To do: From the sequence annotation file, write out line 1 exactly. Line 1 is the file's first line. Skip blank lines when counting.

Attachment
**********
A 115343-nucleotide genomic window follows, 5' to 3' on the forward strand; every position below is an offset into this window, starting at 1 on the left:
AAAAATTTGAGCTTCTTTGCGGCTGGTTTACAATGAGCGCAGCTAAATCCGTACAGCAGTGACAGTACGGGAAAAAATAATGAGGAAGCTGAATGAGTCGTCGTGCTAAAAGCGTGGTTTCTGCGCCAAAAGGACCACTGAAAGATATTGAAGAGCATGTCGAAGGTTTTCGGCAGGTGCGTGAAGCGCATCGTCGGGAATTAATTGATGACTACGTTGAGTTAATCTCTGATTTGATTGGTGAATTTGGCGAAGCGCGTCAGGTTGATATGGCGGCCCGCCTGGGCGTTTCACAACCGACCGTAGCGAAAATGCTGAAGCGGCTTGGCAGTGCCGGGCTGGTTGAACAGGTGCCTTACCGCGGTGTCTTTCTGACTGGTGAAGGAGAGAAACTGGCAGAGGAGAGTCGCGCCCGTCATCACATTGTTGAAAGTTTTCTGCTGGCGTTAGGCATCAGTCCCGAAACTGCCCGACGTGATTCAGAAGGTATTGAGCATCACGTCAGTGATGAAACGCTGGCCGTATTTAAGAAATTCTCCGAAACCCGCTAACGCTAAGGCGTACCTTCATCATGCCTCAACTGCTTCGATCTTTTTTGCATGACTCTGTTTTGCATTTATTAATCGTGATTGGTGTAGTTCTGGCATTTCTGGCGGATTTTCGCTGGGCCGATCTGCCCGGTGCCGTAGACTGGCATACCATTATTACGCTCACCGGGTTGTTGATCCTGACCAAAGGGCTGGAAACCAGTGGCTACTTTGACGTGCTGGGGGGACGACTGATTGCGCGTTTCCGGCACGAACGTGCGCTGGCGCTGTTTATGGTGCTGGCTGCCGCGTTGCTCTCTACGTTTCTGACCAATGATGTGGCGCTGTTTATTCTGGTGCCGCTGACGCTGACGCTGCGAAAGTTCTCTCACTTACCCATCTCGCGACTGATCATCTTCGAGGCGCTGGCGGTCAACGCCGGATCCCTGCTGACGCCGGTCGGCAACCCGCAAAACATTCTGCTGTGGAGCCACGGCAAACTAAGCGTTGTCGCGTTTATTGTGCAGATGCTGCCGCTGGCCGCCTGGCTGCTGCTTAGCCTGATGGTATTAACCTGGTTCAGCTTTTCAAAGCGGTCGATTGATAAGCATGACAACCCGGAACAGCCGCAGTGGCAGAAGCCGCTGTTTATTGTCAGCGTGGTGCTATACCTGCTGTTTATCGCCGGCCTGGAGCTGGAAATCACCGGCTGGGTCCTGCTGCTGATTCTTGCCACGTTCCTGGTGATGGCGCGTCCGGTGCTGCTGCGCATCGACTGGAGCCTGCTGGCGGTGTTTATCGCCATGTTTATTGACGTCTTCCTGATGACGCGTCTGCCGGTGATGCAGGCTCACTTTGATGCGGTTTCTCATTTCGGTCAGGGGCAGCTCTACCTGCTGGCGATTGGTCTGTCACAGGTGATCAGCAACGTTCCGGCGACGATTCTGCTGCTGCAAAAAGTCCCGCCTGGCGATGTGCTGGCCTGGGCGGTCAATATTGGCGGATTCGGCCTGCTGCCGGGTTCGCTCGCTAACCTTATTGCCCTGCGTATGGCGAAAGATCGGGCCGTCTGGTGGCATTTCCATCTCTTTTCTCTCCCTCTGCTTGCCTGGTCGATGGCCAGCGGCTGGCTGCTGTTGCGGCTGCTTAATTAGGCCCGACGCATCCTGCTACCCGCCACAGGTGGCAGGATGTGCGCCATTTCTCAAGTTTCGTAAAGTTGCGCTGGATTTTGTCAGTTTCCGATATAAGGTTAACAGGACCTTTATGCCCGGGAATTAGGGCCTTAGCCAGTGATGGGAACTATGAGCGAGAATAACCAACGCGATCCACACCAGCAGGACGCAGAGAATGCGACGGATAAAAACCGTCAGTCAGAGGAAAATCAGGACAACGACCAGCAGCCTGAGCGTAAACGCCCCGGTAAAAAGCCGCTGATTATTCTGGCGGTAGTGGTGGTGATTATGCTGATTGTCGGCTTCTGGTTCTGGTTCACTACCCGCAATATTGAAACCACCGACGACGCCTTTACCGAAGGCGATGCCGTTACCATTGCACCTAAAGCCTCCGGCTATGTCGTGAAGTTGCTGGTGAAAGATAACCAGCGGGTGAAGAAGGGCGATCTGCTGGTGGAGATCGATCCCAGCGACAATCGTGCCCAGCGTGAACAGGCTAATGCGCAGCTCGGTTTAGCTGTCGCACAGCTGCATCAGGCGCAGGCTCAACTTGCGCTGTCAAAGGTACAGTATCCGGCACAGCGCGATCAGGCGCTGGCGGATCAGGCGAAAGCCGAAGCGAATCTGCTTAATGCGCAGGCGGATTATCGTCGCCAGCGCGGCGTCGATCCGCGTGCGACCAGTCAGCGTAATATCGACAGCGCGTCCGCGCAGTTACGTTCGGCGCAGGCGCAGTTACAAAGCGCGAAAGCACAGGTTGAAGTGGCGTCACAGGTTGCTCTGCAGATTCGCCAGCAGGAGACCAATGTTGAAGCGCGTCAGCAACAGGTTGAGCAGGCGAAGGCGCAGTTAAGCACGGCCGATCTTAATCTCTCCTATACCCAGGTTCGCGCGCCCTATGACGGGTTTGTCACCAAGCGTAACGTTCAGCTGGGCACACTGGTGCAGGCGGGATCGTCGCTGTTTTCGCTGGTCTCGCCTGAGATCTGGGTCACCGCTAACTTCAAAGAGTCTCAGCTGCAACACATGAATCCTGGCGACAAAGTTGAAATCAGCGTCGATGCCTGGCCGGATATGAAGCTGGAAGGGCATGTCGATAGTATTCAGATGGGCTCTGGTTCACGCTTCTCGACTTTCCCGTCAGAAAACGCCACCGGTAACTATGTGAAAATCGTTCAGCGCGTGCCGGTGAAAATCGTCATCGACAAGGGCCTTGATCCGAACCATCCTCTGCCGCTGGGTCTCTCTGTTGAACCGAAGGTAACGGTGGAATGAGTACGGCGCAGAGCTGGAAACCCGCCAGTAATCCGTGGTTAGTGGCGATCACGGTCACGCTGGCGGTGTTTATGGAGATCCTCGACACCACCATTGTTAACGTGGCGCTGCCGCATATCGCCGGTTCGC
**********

A 115343-nucleotide genomic window follows, 5' to 3' on the forward strand; every position below is an offset into this window, starting at 1 on the left: